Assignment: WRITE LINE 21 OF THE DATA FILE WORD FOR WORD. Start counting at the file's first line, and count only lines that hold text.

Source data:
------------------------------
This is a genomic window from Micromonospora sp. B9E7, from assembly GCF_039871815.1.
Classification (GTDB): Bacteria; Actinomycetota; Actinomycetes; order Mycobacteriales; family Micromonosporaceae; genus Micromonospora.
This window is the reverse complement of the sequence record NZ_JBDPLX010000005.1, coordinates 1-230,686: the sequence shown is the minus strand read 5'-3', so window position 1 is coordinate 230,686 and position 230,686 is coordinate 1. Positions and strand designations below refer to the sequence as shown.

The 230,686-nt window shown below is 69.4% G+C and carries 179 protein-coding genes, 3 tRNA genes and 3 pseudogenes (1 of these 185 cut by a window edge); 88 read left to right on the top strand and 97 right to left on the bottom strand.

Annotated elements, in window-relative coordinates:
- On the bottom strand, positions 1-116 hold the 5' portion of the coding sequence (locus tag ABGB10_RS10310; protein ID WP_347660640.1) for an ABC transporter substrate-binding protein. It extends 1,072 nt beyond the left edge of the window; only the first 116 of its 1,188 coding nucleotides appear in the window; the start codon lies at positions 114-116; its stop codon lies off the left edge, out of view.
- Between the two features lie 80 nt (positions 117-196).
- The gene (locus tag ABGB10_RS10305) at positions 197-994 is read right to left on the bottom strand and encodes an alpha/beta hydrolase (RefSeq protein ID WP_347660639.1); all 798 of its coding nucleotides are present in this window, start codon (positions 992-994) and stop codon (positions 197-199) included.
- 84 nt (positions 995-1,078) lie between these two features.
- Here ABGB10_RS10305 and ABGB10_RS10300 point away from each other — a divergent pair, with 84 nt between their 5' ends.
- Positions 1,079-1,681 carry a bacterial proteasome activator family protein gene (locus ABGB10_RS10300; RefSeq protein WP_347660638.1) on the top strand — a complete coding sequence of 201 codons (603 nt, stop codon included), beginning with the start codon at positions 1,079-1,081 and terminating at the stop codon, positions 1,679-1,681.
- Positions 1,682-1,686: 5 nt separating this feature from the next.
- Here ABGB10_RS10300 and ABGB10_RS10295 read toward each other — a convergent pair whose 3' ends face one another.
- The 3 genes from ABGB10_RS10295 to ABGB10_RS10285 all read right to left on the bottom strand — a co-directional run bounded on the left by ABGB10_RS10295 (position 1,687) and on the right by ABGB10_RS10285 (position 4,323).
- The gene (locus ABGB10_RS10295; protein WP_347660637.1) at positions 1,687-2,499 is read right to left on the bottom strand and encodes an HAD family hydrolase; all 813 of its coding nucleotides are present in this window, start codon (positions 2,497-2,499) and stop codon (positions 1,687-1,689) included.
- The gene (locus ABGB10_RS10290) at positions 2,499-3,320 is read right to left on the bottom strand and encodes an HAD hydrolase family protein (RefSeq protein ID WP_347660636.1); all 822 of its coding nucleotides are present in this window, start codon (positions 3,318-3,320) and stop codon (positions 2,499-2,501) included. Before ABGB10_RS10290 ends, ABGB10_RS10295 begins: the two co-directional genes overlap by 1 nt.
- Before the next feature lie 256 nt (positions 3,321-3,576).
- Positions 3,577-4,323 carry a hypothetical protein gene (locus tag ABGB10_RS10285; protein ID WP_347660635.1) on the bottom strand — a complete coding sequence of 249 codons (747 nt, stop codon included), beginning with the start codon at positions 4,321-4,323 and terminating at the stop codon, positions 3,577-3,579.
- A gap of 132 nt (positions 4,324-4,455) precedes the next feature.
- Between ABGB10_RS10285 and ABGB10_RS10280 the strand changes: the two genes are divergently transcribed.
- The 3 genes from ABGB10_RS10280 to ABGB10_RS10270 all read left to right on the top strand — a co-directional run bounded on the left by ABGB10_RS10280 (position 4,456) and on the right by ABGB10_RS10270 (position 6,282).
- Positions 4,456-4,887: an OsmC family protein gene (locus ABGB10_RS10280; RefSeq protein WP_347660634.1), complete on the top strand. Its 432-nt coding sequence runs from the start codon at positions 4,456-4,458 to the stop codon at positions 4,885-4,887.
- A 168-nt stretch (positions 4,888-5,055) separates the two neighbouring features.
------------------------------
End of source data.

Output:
- The 3 genes from ABGB10_RS10280 to ABGB10_RS10270 all read left to right on the top strand — a co-directional run bounded on the left by ABGB10_RS10280 (position 4,456) and on the right by ABGB10_RS10270 (position 6,282).